I heard last evening on so-called news program that the Yankee government weather service foretells that the ‘polar vortex’ should not be a problem this winter. Since it has already struck and the promise is from the YG, I invest negative confidence.

On the subject of negative confidence I had a negation of such this week. Wednesday, one of my desk boxes, running SolydK presented to me that it needed to do a version upgrade. Actually it warned me on mundane day, which was a nice courtesy, so I had two days of dreading. So at 0630 on Odin’s day, I engaged the updater, a piece of software that has not engendered much satisfaction, and hence trust, in me, gather my gear, and motored off to Nawth Alibam’s Shining City on the Hill from Gab and Grab. I did so with an incipient plan to replace SolydK with Nexus when the upgrade failed and I was presented with a need to do a ‘Nuke and Pave’ install. 

I returned at 1130 to find the process till running and muttered under my breath about the joys of Oneonta Telephone Company’s DSL service. Finally at 1430 the process completed, I rebooted – from the command line as instructed – and got back an operating desk box! To say I was shocked would have only implied a lack of electrons. This was quite contrary to my previous experiences – three in number – with Canonical *buntu distributions – that have all resulted in catastrophic failures followed by a couple of days of return to modality.

A very pleasant surprise indeed. 

It also occurred to me while walking this morning why Liinux is superior to Winders – another reason, at least – Linux can read Windows files/partitions but not the opposite. Is this a hubris thing? Or just incompetence? The World Wonders.

Fashion or Function?

Across this cartoon: [Link]

I came. Which led me to a question I have been entertaining for a couple of months: why a smartwatch?

Minor complications: (1) everything a smart watch can do is done by your smone except it is uncomfortable to wear it on your wrist; (2) a smatch is in addition to a smone, not instead of; and (3) a smatch is as or more expensive than a GOOD watch. Pray note here that GOOD means my criteria and not those of a designer nor journalist nor pseudo-celebrity.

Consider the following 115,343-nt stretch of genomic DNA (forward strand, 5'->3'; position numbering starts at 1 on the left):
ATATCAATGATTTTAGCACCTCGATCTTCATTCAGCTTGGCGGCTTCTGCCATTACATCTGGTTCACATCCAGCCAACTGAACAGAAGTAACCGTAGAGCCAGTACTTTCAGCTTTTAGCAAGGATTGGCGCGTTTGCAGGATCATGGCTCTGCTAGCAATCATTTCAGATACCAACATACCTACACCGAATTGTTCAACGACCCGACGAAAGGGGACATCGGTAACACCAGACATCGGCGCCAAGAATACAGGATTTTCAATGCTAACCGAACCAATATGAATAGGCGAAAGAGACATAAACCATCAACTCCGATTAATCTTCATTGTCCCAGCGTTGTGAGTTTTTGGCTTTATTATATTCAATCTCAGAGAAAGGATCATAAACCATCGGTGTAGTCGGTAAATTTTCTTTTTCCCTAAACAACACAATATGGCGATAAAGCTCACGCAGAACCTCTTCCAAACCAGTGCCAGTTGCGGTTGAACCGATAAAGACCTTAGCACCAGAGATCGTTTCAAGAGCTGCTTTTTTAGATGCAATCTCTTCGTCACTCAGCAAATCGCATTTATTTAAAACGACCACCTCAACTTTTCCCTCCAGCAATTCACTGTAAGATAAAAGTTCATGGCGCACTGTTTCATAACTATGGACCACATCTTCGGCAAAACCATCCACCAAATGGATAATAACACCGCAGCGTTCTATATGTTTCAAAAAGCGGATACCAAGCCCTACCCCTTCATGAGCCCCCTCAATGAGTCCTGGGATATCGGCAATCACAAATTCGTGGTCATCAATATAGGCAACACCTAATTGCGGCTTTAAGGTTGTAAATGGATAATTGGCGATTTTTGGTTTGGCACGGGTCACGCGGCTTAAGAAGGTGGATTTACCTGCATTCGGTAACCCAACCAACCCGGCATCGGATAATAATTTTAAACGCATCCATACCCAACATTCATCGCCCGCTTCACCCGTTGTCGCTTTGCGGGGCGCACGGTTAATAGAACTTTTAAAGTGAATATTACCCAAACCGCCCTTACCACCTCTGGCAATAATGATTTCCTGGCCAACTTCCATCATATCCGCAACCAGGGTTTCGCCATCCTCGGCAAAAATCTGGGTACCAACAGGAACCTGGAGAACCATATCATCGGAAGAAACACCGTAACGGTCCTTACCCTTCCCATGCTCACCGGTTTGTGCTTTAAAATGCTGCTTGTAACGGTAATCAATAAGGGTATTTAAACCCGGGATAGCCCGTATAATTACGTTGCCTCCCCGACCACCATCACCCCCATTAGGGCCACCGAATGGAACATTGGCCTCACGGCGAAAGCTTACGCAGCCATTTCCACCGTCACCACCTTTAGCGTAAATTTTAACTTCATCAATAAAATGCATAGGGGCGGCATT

So far as I can tell, the only function of a smatch is to advise you when you need to extract your smone from your pocket. Assuming you carry your smone in a pocket.

I do not. I carry my smone in a holster on my belt. In winter it is hard to get to the phone because of jacketage and it is always hard to get to when in a motorcar because of the beltage. Hence if I am alone in vehicle I deposit the smone on the passenger seat, at least until it is projected onto the floor at the first under-prepared stop. 

The problem is the my watch is also covered by jacketage and I try not to look away from the roadway while motoring, especially in places like Huntsville where kamikaze and stupid are synonyms for drivers. 

Waiting is. 

Mouth Leather

Yesterday, one of my news subscriptions brought me this article [Link] entitled “FBI Director Comey Gives Apple and Google a Tongue-Lashing”. And I rolled out of my chair onto the floor laughing. Which I regret this morning because I am sore in places I would prefer not to be sore. 

I keep telling me that this fellow is a political appointee and political appointees and politicians are techno-schmucks. But this fellow now qualifies for being a real schmuck, if not a ferd, just by his so-called ‘tongue lashing’.

Let’s start in that order since it will be a bit clearer. The techno bit comes about because both OS phones have had encryption add-ins (apps) for some time. These are not built into the OS but since both OS are *NIX OS, adding on is rather simple and inherent. So the only distinction we can raise here is that the OS masters have added a capability that already existed as an add-on. This practice has a long history. It goes back to CPM and DOS and probably before that.

So bitching about ‘smartphone’ encryption is techno-stupid. But more important, since the capability has been around for some time, the esteem political appointee grand exalted kudzu of the FBI has demonstrated that he is a social stupid by chewing on folks for what has been established as acceptable. 

Privacy issue or no the sure result of this is that the nation’s, or at least the IT community’s, trust in the FBI has been serious eroded by this brazen display of incompetence.